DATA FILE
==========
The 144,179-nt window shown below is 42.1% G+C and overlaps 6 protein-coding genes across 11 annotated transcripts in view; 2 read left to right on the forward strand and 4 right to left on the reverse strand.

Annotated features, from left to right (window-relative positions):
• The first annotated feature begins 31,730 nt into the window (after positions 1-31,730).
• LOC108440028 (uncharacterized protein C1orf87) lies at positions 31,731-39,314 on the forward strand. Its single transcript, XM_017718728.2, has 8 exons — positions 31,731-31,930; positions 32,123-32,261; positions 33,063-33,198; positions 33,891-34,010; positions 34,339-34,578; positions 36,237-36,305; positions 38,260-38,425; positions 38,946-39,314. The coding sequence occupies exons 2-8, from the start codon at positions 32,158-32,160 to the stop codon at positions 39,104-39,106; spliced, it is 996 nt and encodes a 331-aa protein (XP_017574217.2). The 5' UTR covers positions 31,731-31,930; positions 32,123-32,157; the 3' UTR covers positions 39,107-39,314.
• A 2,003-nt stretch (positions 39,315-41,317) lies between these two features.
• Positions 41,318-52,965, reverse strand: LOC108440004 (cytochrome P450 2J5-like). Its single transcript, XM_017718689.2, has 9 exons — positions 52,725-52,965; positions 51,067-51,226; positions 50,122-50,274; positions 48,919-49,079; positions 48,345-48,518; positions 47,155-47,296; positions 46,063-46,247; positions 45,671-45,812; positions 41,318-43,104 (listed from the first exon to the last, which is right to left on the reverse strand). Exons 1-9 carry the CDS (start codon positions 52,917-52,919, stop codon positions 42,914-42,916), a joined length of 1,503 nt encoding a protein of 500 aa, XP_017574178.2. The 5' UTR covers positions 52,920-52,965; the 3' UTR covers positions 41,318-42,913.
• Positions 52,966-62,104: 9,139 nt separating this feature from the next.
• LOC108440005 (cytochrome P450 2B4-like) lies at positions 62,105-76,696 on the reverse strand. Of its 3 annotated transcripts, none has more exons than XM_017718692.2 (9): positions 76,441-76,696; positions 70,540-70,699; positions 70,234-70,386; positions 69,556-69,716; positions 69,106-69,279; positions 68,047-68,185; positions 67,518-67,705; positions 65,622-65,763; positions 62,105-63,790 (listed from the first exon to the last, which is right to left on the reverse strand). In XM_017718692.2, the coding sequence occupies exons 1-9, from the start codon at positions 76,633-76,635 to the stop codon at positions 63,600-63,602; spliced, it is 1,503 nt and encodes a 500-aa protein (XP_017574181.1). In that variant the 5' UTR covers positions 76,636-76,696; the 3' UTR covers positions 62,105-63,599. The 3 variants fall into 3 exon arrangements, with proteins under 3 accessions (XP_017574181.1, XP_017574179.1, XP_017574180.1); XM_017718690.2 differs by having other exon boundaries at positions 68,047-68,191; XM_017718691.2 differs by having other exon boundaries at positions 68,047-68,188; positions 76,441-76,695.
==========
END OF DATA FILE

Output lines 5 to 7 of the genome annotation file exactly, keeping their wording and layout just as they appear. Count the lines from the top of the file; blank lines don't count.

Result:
• A 2,003-nt stretch (positions 39,315-41,317) lies between these two features.
• Positions 41,318-52,965, reverse strand: LOC108440004 (cytochrome P450 2J5-like). Its single transcript, XM_017718689.2, has 9 exons — positions 52,725-52,965; positions 51,067-51,226; positions 50,122-50,274; positions 48,919-49,079; positions 48,345-48,518; positions 47,155-47,296; positions 46,063-46,247; positions 45,671-45,812; positions 41,318-43,104 (listed from the first exon to the last, which is right to left on the reverse strand). Exons 1-9 carry the CDS (start codon positions 52,917-52,919, stop codon positions 42,914-42,916), a joined length of 1,503 nt encoding a protein of 500 aa, XP_017574178.2. The 5' UTR covers positions 52,920-52,965; the 3' UTR covers positions 41,318-42,913.
• Positions 52,966-62,104: 9,139 nt separating this feature from the next.